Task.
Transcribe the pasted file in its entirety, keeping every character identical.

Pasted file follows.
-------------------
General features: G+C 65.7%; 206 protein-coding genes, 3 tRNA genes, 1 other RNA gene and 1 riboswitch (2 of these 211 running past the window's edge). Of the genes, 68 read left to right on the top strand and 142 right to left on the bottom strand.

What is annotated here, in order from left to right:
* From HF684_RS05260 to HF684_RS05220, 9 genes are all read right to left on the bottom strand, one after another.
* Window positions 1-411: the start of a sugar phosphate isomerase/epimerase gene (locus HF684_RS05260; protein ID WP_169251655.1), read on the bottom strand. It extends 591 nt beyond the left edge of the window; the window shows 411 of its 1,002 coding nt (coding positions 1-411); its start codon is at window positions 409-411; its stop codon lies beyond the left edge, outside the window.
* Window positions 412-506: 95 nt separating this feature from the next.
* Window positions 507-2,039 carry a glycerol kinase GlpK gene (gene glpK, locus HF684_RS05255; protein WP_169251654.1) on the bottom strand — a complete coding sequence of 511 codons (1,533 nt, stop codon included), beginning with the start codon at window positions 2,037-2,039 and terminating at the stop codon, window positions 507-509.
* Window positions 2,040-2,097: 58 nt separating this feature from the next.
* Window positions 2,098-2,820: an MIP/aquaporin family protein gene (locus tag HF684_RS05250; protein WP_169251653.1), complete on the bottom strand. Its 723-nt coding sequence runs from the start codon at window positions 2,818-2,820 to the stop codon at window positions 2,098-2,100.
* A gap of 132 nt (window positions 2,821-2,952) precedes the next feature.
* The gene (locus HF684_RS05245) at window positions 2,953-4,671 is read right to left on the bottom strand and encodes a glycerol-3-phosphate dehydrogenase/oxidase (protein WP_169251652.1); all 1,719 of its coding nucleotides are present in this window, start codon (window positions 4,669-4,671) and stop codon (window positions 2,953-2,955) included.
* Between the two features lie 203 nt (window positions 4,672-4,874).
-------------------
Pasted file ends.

General features: G+C 65.7%; 206 protein-coding genes, 3 tRNA genes, 1 other RNA gene and 1 riboswitch (2 of these 211 running past the window's edge). Of the genes, 68 read left to right on the top strand and 142 right to left on the bottom strand.

What is annotated here, in order from left to right:
* From HF684_RS05260 to HF684_RS05220, 9 genes are all read right to left on the bottom strand, one after another.
* Window positions 1-411: the start of a sugar phosphate isomerase/epimerase gene (locus HF684_RS05260; protein ID WP_169251655.1), read on the bottom strand. It extends 591 nt beyond the left edge of the window; the window shows 411 of its 1,002 coding nt (coding positions 1-411); its start codon is at window positions 409-411; its stop codon lies beyond the left edge, outside the window.
* Window positions 412-506: 95 nt separating this feature from the next.
* Window positions 507-2,039 carry a glycerol kinase GlpK gene (gene glpK, locus HF684_RS05255; protein WP_169251654.1) on the bottom strand — a complete coding sequence of 511 codons (1,533 nt, stop codon included), beginning with the start codon at window positions 2,037-2,039 and terminating at the stop codon, window positions 507-509.
* Window positions 2,040-2,097: 58 nt separating this feature from the next.
* Window positions 2,098-2,820: an MIP/aquaporin family protein gene (locus tag HF684_RS05250; protein WP_169251653.1), complete on the bottom strand. Its 723-nt coding sequence runs from the start codon at window positions 2,818-2,820 to the stop codon at window positions 2,098-2,100.
* A gap of 132 nt (window positions 2,821-2,952) precedes the next feature.
* The gene (locus HF684_RS05245) at window positions 2,953-4,671 is read right to left on the bottom strand and encodes a glycerol-3-phosphate dehydrogenase/oxidase (protein WP_169251652.1); all 1,719 of its coding nucleotides are present in this window, start codon (window positions 4,669-4,671) and stop codon (window positions 2,953-2,955) included.
* Between the two features lie 203 nt (window positions 4,672-4,874).